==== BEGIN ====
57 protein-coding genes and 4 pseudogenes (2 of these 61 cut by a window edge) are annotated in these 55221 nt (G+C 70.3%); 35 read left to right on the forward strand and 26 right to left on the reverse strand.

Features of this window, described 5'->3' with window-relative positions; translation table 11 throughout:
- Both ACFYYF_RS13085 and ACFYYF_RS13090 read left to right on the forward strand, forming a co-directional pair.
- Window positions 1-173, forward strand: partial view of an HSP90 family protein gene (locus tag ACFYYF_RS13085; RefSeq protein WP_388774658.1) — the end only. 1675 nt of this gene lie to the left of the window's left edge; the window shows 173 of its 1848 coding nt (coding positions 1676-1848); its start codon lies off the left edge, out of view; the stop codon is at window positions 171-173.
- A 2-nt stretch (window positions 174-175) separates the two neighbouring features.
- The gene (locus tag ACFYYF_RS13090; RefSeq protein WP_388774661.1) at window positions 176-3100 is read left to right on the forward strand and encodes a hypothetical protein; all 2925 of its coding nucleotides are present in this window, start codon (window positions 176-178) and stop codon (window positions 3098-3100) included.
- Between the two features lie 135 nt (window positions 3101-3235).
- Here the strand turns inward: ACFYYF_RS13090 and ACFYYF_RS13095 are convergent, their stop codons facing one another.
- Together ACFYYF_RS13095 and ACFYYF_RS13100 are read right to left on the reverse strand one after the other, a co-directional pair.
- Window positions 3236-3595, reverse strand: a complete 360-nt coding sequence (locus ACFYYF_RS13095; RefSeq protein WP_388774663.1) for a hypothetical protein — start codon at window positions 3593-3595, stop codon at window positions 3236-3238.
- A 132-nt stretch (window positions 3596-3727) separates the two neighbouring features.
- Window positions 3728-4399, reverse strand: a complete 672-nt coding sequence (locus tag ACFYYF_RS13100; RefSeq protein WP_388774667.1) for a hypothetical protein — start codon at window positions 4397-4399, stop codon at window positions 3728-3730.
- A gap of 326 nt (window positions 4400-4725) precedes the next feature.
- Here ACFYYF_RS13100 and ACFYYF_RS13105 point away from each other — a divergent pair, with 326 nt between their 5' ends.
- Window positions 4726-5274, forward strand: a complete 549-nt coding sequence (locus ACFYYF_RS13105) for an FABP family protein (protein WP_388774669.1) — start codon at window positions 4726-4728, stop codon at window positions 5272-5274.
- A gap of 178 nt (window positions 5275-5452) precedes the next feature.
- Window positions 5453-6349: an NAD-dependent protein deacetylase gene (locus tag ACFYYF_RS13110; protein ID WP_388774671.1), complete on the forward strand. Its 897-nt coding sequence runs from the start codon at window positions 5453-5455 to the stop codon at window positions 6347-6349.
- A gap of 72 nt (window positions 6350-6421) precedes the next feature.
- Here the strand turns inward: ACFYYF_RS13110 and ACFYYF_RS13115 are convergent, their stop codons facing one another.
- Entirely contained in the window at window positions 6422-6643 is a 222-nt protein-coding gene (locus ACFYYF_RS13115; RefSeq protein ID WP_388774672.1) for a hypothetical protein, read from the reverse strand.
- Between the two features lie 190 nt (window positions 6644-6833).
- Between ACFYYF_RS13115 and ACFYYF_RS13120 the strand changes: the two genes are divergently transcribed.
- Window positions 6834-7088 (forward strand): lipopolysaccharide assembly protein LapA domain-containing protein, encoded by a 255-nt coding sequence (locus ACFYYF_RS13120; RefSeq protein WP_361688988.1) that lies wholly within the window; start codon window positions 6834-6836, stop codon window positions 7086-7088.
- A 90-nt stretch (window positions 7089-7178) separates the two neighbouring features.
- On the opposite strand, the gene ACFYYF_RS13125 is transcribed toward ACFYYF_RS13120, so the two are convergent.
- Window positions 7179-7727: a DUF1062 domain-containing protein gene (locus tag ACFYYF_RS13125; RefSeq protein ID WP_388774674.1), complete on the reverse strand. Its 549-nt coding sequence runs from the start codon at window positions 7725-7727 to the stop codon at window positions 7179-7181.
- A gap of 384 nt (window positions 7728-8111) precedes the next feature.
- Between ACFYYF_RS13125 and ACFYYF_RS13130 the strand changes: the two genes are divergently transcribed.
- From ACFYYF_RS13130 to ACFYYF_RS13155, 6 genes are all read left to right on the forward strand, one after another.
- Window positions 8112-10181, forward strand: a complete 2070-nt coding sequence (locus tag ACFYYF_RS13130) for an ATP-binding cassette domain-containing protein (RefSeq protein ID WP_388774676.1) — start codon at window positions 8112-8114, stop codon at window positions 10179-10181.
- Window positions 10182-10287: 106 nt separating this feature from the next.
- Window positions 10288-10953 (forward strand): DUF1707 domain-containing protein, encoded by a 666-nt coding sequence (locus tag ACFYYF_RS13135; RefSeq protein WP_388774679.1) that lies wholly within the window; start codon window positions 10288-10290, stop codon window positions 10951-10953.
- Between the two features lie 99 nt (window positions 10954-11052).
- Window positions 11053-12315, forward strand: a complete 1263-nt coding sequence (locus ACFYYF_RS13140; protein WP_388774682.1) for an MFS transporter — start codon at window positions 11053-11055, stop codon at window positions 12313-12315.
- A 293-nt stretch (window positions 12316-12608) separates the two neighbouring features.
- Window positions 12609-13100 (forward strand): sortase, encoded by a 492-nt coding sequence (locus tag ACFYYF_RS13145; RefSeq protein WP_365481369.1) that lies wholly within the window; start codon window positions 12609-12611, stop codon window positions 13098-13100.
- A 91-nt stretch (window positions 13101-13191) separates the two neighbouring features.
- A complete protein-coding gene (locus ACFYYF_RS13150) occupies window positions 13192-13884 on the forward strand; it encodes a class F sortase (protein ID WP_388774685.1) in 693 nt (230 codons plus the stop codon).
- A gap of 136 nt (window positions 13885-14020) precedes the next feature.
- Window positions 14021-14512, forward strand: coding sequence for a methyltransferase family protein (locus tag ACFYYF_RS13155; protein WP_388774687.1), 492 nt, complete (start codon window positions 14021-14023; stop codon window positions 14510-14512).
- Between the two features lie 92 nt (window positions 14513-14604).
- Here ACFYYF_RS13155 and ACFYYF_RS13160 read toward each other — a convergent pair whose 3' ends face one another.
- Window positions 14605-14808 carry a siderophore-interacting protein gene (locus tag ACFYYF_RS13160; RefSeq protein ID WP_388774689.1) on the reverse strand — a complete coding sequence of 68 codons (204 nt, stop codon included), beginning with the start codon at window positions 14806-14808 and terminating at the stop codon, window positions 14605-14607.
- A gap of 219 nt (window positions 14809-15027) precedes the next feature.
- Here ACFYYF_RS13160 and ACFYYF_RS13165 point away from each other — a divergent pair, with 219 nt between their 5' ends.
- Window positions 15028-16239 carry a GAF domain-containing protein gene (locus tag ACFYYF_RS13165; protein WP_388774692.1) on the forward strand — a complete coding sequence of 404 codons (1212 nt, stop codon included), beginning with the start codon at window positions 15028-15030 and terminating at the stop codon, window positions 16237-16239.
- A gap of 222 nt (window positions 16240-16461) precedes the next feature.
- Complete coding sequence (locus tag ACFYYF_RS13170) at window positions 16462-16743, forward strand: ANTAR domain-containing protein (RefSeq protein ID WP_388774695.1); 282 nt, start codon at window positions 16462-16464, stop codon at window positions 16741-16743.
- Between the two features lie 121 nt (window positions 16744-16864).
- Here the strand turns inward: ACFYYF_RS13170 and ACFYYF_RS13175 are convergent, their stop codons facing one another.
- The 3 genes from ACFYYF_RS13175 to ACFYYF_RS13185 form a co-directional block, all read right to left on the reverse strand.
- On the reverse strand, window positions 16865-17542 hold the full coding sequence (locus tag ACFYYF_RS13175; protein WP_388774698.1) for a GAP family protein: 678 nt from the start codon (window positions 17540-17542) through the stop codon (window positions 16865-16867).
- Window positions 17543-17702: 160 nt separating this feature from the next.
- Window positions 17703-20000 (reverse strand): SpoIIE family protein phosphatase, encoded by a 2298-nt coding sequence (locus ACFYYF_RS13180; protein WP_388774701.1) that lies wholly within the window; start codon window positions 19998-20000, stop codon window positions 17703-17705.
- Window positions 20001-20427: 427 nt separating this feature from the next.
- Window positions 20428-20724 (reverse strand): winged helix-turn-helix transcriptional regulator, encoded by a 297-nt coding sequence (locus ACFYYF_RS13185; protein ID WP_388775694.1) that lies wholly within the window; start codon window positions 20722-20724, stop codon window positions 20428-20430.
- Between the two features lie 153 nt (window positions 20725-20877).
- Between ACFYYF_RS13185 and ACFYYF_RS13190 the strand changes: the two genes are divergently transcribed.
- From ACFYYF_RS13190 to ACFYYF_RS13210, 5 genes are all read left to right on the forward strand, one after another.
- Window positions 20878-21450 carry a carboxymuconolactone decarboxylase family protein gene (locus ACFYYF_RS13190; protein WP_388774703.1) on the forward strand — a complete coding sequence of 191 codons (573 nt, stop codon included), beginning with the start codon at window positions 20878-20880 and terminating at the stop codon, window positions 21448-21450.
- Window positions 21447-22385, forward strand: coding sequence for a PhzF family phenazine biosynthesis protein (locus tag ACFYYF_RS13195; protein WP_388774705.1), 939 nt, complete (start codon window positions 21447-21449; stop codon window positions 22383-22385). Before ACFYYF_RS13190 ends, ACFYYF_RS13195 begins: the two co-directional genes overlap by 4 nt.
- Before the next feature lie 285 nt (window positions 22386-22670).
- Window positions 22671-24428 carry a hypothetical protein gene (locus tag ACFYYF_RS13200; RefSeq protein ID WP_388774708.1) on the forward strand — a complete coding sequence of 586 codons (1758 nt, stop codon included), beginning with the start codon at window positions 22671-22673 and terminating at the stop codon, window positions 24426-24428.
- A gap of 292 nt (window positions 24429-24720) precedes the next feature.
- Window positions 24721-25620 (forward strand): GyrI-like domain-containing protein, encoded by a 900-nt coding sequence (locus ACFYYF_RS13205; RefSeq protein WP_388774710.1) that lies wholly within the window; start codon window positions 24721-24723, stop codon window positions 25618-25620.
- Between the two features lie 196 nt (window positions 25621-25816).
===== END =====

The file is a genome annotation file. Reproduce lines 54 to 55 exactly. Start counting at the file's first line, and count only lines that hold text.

- Window positions 17703-20000 (reverse strand): SpoIIE family protein phosphatase, encoded by a 2298-nt coding sequence (locus ACFYYF_RS13180; protein WP_388774701.1) that lies wholly within the window; start codon window positions 19998-20000, stop codon window positions 17703-17705.
- Window positions 20001-20427: 427 nt separating this feature from the next.